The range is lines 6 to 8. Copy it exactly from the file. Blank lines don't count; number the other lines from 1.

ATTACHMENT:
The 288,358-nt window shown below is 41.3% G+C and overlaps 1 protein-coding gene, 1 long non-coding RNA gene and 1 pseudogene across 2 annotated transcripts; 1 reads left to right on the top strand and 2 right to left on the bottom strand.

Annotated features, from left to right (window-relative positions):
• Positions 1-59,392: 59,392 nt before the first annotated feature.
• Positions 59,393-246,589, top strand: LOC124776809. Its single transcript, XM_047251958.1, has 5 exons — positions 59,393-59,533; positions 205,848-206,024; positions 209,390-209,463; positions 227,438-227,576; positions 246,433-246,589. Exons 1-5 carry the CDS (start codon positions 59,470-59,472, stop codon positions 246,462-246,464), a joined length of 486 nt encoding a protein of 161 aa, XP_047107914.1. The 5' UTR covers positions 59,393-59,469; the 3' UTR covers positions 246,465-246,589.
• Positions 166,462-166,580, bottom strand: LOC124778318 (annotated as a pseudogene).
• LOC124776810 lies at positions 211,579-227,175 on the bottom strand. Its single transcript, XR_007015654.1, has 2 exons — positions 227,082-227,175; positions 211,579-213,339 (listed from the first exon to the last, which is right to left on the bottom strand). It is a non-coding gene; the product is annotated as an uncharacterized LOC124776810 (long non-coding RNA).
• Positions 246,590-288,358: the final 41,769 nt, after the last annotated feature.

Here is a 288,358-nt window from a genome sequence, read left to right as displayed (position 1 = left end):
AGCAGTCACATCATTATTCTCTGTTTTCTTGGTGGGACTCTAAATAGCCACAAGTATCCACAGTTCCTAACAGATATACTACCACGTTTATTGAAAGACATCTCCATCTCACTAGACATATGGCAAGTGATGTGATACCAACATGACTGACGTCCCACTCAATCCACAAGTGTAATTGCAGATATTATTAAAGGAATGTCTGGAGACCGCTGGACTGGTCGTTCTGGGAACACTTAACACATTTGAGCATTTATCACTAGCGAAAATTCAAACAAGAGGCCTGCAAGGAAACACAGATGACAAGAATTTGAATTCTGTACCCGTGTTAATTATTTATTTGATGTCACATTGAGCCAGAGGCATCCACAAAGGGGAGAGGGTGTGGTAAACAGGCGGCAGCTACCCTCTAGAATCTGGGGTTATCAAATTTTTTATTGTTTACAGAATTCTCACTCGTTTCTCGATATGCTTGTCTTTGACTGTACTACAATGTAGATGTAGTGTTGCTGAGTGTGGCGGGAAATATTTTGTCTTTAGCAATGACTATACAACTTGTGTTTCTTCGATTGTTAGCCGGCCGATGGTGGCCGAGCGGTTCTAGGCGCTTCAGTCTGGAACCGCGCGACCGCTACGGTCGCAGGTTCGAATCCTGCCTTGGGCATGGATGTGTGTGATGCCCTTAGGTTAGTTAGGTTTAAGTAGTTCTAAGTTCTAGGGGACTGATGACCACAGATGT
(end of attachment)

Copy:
• LOC124776810 lies at positions 211,579-227,175 on the bottom strand. Its single transcript, XR_007015654.1, has 2 exons — positions 227,082-227,175; positions 211,579-213,339 (listed from the first exon to the last, which is right to left on the bottom strand). It is a non-coding gene; the product is annotated as an uncharacterized LOC124776810 (long non-coding RNA).
• Positions 246,590-288,358: the final 41,769 nt, after the last annotated feature.

Here is a 288,358-nt window from a genome sequence, read left to right as displayed (position 1 = left end):